Marine Biology

, 165:88 | Cite as

Carbonic anhydrase activity in seaweeds: overview and recommendations for measuring activity with an electrometric method, using Macrocystis pyrifera as a model species

  • Pamela A. Fernández
  • Michael Y. Roleda
  • Ralf Rautenberger
  • Catriona L. Hurd
Method

Abstract

Carbonic anhydrase (CA) plays an important physiological role in all biological systems by accelerating the interconversion of CO2 and HCO3. In algae, CA is essential for photosynthesis: external CA (CAext) dehydrates HCO3, enhancing the supply of CO2 to the cell surface, and internal CA (CAint) interconverts HCO3 and CO2 to maintain the inorganic carbon (Ci) pool and supply CO2 to RuBisCO. We first conducted a literature review comparing the conditions in which CA extraction and measurement have been carried out, using the commonly used Wilbur–Anderson method. We found that the assay has been widely modified since its introduction in 1948, mostly without being optimized for the species tested. Based on the review, an optimized protocol for measuring CA in Macrocystis pyrifera was developed, which showed that the assay conditions can strongly affect CA activity. Tris–HCl buffer gave the highest levels of CA activity, but phosphate buffer reduced activity significantly. Buffers containing polyvinylpyrrolidone (PVP) and dithiothreitol (DTT) stabilized CA. Using the optimized assay, CAext and CAint activities were readily measured in Macrocystis with higher precision compared to the non-optimized method. The CAint activity was 2 × higher than CAext, which is attributed to the Ci uptake mechanisms of Macrocystis. This study suggests that the CA assay needs to be optimized for each species prior to experimental work to obtain both accurate and precise results.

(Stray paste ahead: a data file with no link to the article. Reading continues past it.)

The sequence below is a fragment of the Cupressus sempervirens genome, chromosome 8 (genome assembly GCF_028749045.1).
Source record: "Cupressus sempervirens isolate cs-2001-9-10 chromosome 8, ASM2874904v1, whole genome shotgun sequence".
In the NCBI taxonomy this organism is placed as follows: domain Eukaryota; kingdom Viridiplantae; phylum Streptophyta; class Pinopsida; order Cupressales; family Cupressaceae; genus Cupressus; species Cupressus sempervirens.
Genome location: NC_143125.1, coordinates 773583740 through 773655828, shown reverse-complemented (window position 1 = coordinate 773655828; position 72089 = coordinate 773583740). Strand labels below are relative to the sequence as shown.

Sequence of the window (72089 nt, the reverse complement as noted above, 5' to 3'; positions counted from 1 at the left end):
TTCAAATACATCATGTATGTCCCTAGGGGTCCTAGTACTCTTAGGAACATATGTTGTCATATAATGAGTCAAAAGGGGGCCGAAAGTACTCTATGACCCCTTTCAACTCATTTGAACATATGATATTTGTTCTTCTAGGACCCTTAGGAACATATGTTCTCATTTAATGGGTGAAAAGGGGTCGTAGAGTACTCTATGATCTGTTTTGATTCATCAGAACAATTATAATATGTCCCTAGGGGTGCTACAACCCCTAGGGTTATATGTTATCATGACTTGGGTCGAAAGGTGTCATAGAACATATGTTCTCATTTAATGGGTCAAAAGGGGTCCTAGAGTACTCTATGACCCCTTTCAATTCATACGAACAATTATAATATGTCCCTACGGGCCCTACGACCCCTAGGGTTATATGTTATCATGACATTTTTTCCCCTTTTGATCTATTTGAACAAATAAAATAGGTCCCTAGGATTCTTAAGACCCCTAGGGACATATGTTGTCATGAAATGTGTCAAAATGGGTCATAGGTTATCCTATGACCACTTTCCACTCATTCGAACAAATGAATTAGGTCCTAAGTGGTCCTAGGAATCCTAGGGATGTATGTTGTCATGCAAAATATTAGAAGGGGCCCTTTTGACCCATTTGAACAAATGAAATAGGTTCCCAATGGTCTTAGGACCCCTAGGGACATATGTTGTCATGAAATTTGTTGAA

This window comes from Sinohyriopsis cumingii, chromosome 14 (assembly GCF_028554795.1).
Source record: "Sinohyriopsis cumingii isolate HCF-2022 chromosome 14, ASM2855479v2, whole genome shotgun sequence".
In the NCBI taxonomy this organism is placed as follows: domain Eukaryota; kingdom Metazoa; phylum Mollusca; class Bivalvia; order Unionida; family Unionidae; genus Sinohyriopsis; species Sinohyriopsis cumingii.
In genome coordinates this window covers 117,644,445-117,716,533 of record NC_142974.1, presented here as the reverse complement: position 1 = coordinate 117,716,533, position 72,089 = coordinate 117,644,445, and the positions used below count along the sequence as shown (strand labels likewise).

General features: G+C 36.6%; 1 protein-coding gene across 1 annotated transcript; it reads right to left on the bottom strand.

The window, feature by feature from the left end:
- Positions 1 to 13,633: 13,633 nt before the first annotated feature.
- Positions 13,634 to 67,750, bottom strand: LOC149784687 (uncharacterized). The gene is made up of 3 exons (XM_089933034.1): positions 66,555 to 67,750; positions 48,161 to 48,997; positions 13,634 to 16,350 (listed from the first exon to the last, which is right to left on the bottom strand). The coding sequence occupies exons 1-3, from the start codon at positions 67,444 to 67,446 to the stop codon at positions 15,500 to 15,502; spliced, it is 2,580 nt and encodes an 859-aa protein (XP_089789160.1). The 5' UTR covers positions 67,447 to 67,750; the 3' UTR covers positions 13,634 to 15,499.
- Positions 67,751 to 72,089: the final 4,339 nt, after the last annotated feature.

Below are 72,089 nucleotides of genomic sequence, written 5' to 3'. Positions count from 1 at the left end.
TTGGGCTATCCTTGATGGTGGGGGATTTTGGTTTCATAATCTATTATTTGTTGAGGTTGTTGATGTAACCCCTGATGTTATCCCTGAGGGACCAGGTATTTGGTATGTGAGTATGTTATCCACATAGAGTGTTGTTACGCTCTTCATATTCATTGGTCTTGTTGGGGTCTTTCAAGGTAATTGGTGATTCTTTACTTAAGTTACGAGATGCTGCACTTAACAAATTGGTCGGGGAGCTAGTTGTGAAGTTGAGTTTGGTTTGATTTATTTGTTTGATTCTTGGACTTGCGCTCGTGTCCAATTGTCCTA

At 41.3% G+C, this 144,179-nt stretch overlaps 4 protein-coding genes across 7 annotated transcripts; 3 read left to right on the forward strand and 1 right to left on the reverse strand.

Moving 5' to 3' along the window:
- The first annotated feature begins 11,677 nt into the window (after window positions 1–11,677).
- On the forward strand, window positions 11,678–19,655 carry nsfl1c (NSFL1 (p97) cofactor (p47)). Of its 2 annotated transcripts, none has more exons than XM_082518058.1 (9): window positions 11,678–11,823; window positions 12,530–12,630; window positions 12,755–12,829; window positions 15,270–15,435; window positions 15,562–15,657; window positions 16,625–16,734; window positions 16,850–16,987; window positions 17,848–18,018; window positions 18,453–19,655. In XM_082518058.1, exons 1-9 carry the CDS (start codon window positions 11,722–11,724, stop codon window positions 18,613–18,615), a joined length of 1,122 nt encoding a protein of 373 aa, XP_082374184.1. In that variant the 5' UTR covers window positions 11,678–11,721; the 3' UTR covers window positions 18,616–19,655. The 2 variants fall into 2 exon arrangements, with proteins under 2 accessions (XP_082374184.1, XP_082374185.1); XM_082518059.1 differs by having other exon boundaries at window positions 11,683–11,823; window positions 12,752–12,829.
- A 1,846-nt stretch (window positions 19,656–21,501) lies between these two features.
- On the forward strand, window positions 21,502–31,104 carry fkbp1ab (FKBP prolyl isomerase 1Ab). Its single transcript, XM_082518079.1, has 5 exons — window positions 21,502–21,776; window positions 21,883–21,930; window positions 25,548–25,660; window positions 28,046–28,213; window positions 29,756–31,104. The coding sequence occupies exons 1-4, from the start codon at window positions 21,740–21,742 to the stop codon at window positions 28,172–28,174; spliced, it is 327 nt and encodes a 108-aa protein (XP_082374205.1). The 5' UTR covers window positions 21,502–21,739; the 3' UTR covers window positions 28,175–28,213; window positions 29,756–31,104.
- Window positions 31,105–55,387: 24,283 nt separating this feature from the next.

Notes

Acknowledgements

We acknowledge the support of a PhD scholarship from the Chilean government to Pamela A. Fernández (BECAS CHILE–CONICYT), a grant from The Royal Society of New Zealand Mardsen fund (UOO0914) to Catriona L. Hurd, and a German Research Foundation grant (RA 2030/1,1) to Ralf Rautenberger. The authors are grateful to Pablo Leal for his help with seaweed collection.

Funding

This study was funded by the Chilean program for BECAS CHILE-CONICYT, for a Royal Society of New Zealand Mardsen grant (UOO0914), and a German Research Foundation grant (RA 2030/1,1).

Compliance with ethical standard

Conflict of interest

Pamela A. Fernández declares that she has no conflict of interest. Michael Y. Roleda declares that he has no conflict of interest. Ralf Rautenberger declares that he has no conflict of interest. Catriona L. Hurd declares that she has no conflict of interest.

Ethical approval

This article does not contain any studies with animals performed by any of the authors.

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Authors and Affiliations

  1. 1.Department of BotanyUniversity of OtagoDunedinNew Zealand
  2. 2.Centro i ~ marUniversidad De Los LagosPuerto MonttChile
  3. 3.Norwegian Institute of Bioeconomy ResearchBodøNorway
  4. 4.The Marine Science Institute, College of ScienceUniversity of the Philippines DilimanQuezon CityPhilippines
  5. 5.Institute for Marine and Antarctic Studies (IMAS)University of TasmaniaHobartAustralia

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